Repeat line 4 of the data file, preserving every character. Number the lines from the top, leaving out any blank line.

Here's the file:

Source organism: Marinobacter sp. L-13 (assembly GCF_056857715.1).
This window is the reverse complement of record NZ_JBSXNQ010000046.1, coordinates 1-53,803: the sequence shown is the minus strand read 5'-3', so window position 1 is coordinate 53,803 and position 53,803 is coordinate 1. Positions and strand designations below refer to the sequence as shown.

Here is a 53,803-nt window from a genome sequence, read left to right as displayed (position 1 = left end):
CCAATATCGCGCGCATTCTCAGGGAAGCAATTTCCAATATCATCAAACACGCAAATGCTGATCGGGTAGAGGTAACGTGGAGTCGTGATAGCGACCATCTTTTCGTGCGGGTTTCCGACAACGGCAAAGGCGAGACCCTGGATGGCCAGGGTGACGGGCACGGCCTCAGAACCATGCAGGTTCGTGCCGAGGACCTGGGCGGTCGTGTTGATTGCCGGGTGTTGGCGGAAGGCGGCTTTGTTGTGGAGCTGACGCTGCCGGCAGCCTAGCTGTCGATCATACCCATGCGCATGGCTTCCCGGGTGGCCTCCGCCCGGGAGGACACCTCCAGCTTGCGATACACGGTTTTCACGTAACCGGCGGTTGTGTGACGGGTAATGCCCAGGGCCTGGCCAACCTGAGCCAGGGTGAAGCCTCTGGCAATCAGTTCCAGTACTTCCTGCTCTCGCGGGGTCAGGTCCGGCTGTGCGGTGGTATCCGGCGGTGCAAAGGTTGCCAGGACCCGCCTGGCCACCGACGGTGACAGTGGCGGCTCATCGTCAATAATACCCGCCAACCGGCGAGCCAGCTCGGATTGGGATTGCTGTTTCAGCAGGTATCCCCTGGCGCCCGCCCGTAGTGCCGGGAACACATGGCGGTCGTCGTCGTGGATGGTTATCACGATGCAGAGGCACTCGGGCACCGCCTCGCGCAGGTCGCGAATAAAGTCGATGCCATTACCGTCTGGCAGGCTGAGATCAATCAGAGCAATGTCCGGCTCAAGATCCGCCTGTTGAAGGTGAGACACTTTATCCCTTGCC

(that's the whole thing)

CCAATATCGCGCGCATTCTCAGGGAAGCAATTTCCAATATCATCAAACACGCAAATGCTGATCGGGTAGAGGTAACGTGGAGTCGTGATAGCGACCATCTTTTCGTGCGGGTTTCCGACAACGGCAAAGGCGAGACCCTGGATGGCCAGGGTGACGGGCACGGCCTCAGAACCATGCAGGTTCGTGCCGAGGACCTGGGCGGTCGTGTTGATTGCCGGGTGTTGGCGGAAGGCGGCTTTGTTGTGGAGCTGACGCTGCCGGCAGCCTAGCTGTCGATCATACCCATGCGCATGGCTTCCCGGGTGGCCTCCGCCCGGGAGGACACCTCCAGCTTGCGATACACGGTTTTCACGTAACCGGCGGTTGTGTGACGGGTAATGCCCAGGGCCTGGCCAACCTGAGCCAGGGTGAAGCCTCTGGCAATCAGTTCCAGTACTTCCTGCTCTCGCGGGGTCAGGTCCGGCTGTGCGGTGGTATCCGGCGGTGCAAAGGTTGCCAGGACCCGCCTGGCCACCGACGGTGACAGTGGCGGCTCATCGTCAATAATACCCGCCAACCGGCGAGCCAGCTCGGATTGGGATTGCTGTTTCAGCAGGTATCCCCTGGCGCCCGCCCGTAGTGCCGGGAACACATGGCGGTCGTCGTCGTGGATGGTTATCACGATGCAGAGGCACTCGGGCACCGCCTCGCGCAGGTCGCGAATAAAGTCGATGCCATTACCGTCTGGCAGGCTGAGATCAATCAGAGCAATGTCCGGCTCAAGATCCGCCTGTTGAAGGTGAGACACTTTATCCCTTGCC